Alexander Burns is an associate editor for global politics at POLITICO. His Tomorrow column explores the future of politics and policy debates that cross national lines.
. . . Democrats must treat it (their 2020 win) as a “fleeting-once-in-a-generation (or perhaps lifetime) opportunity” to revise the political system. Among the targets of that proposed overhaul: a Senate biased toward rural red states, a Supreme Court stacked with right-wing appointees and an Electoral College that overruled the popular vote twice in two decades.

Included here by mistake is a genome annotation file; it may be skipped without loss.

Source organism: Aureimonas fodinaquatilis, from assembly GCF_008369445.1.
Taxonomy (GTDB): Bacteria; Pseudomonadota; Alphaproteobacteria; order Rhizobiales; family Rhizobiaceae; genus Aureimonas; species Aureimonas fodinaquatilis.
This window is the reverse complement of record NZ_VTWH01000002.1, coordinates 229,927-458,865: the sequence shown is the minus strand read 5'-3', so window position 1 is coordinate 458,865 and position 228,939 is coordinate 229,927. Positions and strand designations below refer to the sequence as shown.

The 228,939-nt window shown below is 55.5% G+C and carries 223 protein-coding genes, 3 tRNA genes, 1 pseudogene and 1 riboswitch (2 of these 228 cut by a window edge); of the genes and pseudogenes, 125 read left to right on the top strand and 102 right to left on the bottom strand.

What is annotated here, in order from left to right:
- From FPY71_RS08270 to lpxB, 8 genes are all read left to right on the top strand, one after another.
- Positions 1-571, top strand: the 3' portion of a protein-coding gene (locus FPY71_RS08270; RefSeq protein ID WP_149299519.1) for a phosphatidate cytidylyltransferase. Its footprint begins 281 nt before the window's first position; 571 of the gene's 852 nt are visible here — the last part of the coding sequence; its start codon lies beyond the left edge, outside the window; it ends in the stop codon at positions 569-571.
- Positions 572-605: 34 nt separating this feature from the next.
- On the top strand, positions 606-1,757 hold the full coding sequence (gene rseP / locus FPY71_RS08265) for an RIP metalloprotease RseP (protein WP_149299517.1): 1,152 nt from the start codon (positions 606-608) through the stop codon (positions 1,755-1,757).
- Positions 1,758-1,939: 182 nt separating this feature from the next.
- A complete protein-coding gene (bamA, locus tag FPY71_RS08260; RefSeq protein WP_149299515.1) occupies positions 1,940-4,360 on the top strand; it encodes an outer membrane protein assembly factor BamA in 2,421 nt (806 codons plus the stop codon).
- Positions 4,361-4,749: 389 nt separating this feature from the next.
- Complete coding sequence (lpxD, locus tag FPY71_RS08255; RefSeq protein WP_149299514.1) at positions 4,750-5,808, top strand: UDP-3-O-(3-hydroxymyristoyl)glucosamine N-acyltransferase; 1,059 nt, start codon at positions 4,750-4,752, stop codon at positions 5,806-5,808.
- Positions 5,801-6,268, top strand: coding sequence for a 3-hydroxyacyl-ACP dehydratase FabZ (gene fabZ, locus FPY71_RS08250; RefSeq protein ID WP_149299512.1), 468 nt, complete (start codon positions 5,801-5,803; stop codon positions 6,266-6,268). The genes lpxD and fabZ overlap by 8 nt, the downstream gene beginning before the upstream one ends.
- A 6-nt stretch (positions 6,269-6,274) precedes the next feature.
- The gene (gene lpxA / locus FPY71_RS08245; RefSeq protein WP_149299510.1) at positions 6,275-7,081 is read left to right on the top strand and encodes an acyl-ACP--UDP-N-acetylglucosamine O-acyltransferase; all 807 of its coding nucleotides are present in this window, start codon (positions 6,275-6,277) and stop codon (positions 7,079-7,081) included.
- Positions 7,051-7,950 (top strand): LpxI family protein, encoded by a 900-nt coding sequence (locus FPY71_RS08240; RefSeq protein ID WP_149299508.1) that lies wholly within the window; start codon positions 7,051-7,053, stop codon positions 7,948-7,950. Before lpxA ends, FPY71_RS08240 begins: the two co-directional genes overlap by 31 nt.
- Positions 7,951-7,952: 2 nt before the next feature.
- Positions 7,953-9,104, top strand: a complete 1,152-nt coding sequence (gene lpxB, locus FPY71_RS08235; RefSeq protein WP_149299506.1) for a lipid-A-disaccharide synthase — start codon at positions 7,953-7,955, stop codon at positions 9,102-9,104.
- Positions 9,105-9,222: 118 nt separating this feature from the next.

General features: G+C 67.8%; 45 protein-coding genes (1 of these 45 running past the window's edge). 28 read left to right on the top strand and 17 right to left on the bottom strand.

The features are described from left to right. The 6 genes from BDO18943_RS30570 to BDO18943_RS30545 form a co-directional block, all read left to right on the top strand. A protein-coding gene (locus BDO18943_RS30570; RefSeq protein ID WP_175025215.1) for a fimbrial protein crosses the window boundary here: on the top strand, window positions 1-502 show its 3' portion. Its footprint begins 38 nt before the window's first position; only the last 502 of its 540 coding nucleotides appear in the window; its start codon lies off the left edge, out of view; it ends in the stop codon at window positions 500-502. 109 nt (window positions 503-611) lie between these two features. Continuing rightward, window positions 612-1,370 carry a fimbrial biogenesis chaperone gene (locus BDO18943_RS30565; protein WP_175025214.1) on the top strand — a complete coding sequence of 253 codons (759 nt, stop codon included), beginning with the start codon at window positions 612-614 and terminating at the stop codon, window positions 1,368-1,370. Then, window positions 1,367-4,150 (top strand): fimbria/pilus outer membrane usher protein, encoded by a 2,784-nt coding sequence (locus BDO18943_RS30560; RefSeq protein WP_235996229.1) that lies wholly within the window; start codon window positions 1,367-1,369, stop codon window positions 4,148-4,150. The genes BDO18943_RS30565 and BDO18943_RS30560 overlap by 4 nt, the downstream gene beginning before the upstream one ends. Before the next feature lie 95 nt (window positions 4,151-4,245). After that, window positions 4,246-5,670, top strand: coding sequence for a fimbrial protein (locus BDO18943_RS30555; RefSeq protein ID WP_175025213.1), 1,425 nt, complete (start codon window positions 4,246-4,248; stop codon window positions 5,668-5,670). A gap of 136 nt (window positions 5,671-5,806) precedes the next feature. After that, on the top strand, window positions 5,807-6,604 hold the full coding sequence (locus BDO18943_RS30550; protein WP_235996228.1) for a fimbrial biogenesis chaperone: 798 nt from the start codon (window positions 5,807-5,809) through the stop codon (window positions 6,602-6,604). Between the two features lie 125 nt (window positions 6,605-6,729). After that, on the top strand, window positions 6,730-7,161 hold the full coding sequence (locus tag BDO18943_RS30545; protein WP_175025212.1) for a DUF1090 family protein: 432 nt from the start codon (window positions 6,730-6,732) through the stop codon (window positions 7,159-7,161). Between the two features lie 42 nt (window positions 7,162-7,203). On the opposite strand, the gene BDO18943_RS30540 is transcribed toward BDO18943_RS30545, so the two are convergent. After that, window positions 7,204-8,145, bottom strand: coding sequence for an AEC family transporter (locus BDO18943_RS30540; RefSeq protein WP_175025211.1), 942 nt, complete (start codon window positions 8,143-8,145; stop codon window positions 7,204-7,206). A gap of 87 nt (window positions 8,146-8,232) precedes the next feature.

“First and foremost, we must rewrite the rules of our democracy. That’s doing much more than just the voting, corruption, and money-in-politics reforms in HR1 or the VRA renewal,” the document stated, referring to the centerpiece legislative offerings of the Democrats’ pro-democracy agenda. “We must commit to structural reforms that, at a minimum, include DC and Puerto Rico statehood and expanding the federal courts.”